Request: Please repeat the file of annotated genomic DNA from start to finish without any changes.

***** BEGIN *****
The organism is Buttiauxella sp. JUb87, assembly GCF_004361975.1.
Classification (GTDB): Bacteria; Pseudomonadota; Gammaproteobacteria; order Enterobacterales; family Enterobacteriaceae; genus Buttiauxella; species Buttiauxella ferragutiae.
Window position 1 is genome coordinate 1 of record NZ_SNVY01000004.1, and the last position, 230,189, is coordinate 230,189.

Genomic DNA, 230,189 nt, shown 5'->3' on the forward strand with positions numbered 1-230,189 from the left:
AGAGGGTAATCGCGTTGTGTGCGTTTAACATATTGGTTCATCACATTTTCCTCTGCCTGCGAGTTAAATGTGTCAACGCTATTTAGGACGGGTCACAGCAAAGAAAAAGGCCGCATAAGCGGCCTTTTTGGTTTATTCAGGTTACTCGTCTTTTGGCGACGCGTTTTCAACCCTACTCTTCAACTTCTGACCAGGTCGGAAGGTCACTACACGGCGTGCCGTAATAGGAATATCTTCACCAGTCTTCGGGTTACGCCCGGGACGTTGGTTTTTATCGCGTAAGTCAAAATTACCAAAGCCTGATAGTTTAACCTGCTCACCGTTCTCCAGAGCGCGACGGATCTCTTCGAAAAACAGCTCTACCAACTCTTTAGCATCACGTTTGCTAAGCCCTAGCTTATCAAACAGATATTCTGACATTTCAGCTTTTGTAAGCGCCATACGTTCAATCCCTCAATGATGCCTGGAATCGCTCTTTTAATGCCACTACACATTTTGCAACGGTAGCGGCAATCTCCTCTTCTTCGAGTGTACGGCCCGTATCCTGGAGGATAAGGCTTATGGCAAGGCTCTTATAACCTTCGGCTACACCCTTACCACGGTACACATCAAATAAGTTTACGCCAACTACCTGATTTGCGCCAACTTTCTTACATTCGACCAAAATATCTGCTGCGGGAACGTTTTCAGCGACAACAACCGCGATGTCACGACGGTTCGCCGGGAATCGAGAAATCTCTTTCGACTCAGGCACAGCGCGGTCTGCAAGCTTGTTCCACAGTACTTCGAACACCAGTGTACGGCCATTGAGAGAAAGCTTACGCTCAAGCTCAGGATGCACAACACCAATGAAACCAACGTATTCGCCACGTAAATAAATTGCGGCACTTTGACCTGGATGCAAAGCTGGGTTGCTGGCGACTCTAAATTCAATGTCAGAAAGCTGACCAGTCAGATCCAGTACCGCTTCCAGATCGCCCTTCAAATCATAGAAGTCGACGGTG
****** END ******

The organism is Buttiauxella sp. JUb87, assembly GCF_004361975.1.
Classification (GTDB): Bacteria; Pseudomonadota; Gammaproteobacteria; order Enterobacterales; family Enterobacteriaceae; genus Buttiauxella; species Buttiauxella ferragutiae.
Window position 1 is genome coordinate 1 of record NZ_SNVY01000004.1, and the last position, 230,189, is coordinate 230,189.

Genomic DNA, 230,189 nt, shown 5'->3' on the forward strand with positions numbered 1-230,189 from the left:
AGAGGGTAATCGCGTTGTGTGCGTTTAACATATTGGTTCATCACATTTTCCTCTGCCTGCGAGTTAAATGTGTCAACGCTATTTAGGACGGGTCACAGCAAAGAAAAAGGCCGCATAAGCGGCCTTTTTGGTTTATTCAGGTTACTCGTCTTTTGGCGACGCGTTTTCAACCCTACTCTTCAACTTCTGACCAGGTCGGAAGGTCACTACACGGCGTGCCGTAATAGGAATATCTTCACCAGTCTTCGGGTTACGCCCGGGACGTTGGTTTTTATCGCGTAAGTCAAAATTACCAAAGCCTGATAGTTTAACCTGCTCACCGTTCTCCAGAGCGCGACGGATCTCTTCGAAAAACAGCTCTACCAACTCTTTAGCATCACGTTTGCTAAGCCCTAGCTTATCAAACAGATATTCTGACATTTCAGCTTTTGTAAGCGCCATACGTTCAATCCCTCAATGATGCCTGGAATCGCTCTTTTAATGCCACTACACATTTTGCAACGGTAGCGGCAATCTCCTCTTCTTCGAGTGTACGGCCCGTATCCTGGAGGATAAGGCTTATGGCAAGGCTCTTATAACCTTCGGCTACACCCTTACCACGGTACACATCAAATAAGTTTACGCCAACTACCTGATTTGCGCCAACTTTCTTACATTCGACCAAAATATCTGCTGCGGGAACGTTTTCAGCGACAACAACCGCGATGTCACGACGGTTCGCCGGGAATCGAGAAATCTCTTTCGACTCAGGCACAGCGCGGTCTGCAAGCTTGTTCCACAGTACTTCGAACACCAGTGTACGGCCATTGAGAGAAAGCTTACGCTCAAGCTCAGGATGCACAACACCAATGAAACCAACGTATTCGCCACGTAAATAAATTGCGGCACTTTGACCTGGATGCAAAGCTGGGTTGCTGGCGACTCTAAATTCAATGTCAGAAAGCTGACCAGTCAGATCCAGTACCGCTTCCAGATCGCCCTTCAAATCATAGAAGTCGACGGTG